The question of Canberra remains, if not the most urgent, one of the most interesting in Australian urbanism. The city was shaped by its time, sited to placate a rivalry between Sydney and Melbourne which still exists and a threat of Russian invasion which now seems unlikely. For all who have ever found themselves haunted by the place, either in the form of nightmares or dreams, the launch of the CAPIThetical, “a competition for a hypothetical Australian capital city,” is exciting news. CAPIThetical is timed to celebrate the hundredth anniversary of the capital design competition in 2012, and is backed by the federal and ACT governments, the Australian Institute of Architects and a gaggle of universities and professional organizations.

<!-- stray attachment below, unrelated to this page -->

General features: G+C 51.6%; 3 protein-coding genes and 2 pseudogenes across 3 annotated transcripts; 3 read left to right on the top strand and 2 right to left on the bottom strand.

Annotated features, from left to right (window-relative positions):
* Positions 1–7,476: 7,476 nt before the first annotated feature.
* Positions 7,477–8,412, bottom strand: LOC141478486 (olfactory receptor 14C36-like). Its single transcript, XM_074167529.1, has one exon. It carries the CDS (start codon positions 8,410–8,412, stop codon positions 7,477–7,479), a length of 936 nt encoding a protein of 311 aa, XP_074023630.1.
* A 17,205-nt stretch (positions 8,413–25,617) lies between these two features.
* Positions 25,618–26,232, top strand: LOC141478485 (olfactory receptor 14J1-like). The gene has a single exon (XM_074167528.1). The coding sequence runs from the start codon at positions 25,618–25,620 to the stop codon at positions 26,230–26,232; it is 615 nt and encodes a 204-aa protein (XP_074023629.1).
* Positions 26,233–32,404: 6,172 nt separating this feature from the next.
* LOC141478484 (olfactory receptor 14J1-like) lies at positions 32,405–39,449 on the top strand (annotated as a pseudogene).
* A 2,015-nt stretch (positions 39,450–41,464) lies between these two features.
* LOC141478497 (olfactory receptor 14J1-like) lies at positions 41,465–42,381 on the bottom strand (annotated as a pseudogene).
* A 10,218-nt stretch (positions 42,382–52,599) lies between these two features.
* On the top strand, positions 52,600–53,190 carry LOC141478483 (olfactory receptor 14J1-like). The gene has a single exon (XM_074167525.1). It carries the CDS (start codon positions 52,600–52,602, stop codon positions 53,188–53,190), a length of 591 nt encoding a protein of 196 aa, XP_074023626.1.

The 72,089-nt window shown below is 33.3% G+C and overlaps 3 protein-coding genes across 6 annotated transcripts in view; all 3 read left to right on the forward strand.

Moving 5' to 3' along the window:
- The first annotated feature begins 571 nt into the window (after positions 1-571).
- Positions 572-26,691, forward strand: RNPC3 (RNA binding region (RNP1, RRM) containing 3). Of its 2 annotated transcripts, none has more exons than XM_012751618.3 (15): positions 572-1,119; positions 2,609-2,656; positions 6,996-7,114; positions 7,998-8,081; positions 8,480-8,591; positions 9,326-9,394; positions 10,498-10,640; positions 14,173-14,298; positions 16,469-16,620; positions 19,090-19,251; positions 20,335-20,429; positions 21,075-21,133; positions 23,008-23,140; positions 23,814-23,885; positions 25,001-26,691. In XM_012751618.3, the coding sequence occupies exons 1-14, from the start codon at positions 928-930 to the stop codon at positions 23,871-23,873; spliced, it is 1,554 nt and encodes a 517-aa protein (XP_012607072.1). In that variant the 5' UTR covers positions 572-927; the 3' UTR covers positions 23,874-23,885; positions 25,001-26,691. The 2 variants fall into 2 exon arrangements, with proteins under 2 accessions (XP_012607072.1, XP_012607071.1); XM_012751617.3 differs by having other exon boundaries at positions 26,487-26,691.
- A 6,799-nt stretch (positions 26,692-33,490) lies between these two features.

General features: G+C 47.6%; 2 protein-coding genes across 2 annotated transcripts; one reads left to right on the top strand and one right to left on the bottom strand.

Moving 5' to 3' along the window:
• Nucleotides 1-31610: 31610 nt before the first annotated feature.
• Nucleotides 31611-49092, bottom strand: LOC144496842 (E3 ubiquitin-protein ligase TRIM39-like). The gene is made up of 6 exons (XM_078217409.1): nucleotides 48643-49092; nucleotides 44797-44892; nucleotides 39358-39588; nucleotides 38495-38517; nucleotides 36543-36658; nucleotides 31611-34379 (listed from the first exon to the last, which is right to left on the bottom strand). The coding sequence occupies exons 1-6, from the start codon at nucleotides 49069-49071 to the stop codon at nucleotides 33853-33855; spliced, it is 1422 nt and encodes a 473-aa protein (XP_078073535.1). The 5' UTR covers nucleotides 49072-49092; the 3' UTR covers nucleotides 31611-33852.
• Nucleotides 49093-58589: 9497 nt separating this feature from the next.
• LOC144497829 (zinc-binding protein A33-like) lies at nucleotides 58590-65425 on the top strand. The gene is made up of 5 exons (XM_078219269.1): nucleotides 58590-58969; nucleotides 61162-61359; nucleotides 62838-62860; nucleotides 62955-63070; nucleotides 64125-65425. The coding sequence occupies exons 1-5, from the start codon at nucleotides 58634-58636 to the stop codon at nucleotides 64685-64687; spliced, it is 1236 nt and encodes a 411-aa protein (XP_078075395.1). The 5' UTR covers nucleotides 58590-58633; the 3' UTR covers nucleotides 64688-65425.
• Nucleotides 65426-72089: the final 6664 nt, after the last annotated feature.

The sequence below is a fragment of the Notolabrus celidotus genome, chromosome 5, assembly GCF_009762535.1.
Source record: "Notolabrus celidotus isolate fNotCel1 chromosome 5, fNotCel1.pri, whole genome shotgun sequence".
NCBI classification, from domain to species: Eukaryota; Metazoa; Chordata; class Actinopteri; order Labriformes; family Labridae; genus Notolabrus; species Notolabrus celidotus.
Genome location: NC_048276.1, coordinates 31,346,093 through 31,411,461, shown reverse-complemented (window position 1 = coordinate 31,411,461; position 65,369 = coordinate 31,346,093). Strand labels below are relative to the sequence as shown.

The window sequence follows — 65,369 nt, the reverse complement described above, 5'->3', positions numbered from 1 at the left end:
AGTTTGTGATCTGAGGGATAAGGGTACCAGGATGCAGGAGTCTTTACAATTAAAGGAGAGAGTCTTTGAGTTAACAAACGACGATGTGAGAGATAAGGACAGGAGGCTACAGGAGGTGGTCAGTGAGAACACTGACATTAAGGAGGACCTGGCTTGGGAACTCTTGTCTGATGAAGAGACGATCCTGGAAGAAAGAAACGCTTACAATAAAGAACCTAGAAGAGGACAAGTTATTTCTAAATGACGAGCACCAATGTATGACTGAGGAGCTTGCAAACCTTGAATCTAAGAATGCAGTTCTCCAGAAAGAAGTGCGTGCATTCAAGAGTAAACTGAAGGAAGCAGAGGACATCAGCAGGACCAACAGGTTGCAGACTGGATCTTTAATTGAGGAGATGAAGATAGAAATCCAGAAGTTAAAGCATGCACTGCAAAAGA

To disparage Canberra is every non-Canberran Australian’s birthright. To many Sydneysiders and Melburnians, the bush capital, seemingly custom built for cars and the public servants they contain, is not a proper city. As with Washington, what goes on there has not helped the city’s image and “Canberra” has become shorthand both for government, and for the kind of self-referential political sausage-making which thwarts true progress. During my visits to ‘our nation’s capital’ I’ve often wondered if the city was the result of a scaling error; there is a weird discrepancy between what your brain envisages when looking at a map of the city and reality. All those circles which one might imagine to be urban boulevards turn out to be dusty suburban streets, their radii too large to be perceived, yet just curved enough to get the visitor well lost.